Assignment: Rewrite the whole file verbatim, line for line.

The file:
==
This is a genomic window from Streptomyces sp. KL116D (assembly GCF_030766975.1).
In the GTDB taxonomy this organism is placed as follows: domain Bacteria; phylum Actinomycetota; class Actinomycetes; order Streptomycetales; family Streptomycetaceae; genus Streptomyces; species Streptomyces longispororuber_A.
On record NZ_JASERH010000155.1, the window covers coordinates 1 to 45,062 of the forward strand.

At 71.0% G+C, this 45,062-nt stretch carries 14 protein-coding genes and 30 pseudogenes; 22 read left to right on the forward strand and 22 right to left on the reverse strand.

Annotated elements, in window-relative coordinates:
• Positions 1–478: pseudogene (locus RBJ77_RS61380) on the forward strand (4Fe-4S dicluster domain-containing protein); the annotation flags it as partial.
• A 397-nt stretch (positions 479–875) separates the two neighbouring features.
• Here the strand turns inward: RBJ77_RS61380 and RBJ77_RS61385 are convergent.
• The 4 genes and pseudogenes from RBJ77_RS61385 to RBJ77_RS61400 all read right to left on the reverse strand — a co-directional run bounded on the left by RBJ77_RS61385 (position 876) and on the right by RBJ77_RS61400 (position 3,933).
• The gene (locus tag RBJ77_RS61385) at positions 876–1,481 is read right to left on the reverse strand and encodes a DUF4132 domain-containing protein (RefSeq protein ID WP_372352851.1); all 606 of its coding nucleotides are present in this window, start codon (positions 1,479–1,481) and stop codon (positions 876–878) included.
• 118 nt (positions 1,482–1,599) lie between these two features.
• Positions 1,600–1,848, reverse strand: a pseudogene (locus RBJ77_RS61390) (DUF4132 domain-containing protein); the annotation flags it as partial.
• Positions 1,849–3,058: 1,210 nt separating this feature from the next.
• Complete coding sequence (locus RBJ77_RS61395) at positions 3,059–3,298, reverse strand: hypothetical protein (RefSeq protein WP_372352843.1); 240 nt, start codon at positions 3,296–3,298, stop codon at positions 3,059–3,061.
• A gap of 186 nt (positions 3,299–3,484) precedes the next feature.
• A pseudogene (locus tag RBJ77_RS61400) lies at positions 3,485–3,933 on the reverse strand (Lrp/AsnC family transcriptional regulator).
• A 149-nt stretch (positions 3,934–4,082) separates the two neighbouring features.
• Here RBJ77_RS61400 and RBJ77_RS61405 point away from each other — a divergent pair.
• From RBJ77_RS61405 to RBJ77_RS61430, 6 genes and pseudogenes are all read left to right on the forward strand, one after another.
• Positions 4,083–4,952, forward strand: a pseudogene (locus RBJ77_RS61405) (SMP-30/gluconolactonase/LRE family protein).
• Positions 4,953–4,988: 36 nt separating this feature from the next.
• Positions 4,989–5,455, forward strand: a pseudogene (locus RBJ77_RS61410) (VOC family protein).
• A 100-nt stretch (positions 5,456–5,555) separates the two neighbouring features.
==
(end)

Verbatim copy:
This is a genomic window from Streptomyces sp. KL116D (assembly GCF_030766975.1).
In the GTDB taxonomy this organism is placed as follows: domain Bacteria; phylum Actinomycetota; class Actinomycetes; order Streptomycetales; family Streptomycetaceae; genus Streptomyces; species Streptomyces longispororuber_A.
On record NZ_JASERH010000155.1, the window covers coordinates 1 to 45,062 of the forward strand.

At 71.0% G+C, this 45,062-nt stretch carries 14 protein-coding genes and 30 pseudogenes; 22 read left to right on the forward strand and 22 right to left on the reverse strand.

Annotated elements, in window-relative coordinates:
• Positions 1–478: pseudogene (locus RBJ77_RS61380) on the forward strand (4Fe-4S dicluster domain-containing protein); the annotation flags it as partial.
• A 397-nt stretch (positions 479–875) separates the two neighbouring features.
• Here the strand turns inward: RBJ77_RS61380 and RBJ77_RS61385 are convergent.
• The 4 genes and pseudogenes from RBJ77_RS61385 to RBJ77_RS61400 all read right to left on the reverse strand — a co-directional run bounded on the left by RBJ77_RS61385 (position 876) and on the right by RBJ77_RS61400 (position 3,933).
• The gene (locus tag RBJ77_RS61385) at positions 876–1,481 is read right to left on the reverse strand and encodes a DUF4132 domain-containing protein (RefSeq protein ID WP_372352851.1); all 606 of its coding nucleotides are present in this window, start codon (positions 1,479–1,481) and stop codon (positions 876–878) included.
• 118 nt (positions 1,482–1,599) lie between these two features.
• Positions 1,600–1,848, reverse strand: a pseudogene (locus RBJ77_RS61390) (DUF4132 domain-containing protein); the annotation flags it as partial.
• Positions 1,849–3,058: 1,210 nt separating this feature from the next.
• Complete coding sequence (locus RBJ77_RS61395) at positions 3,059–3,298, reverse strand: hypothetical protein (RefSeq protein WP_372352843.1); 240 nt, start codon at positions 3,296–3,298, stop codon at positions 3,059–3,061.
• A gap of 186 nt (positions 3,299–3,484) precedes the next feature.
• A pseudogene (locus tag RBJ77_RS61400) lies at positions 3,485–3,933 on the reverse strand (Lrp/AsnC family transcriptional regulator).
• A 149-nt stretch (positions 3,934–4,082) separates the two neighbouring features.
• Here RBJ77_RS61400 and RBJ77_RS61405 point away from each other — a divergent pair.
• From RBJ77_RS61405 to RBJ77_RS61430, 6 genes and pseudogenes are all read left to right on the forward strand, one after another.
• Positions 4,083–4,952, forward strand: a pseudogene (locus RBJ77_RS61405) (SMP-30/gluconolactonase/LRE family protein).
• Positions 4,953–4,988: 36 nt separating this feature from the next.
• Positions 4,989–5,455, forward strand: a pseudogene (locus RBJ77_RS61410) (VOC family protein).
• A 100-nt stretch (positions 5,456–5,555) separates the two neighbouring features.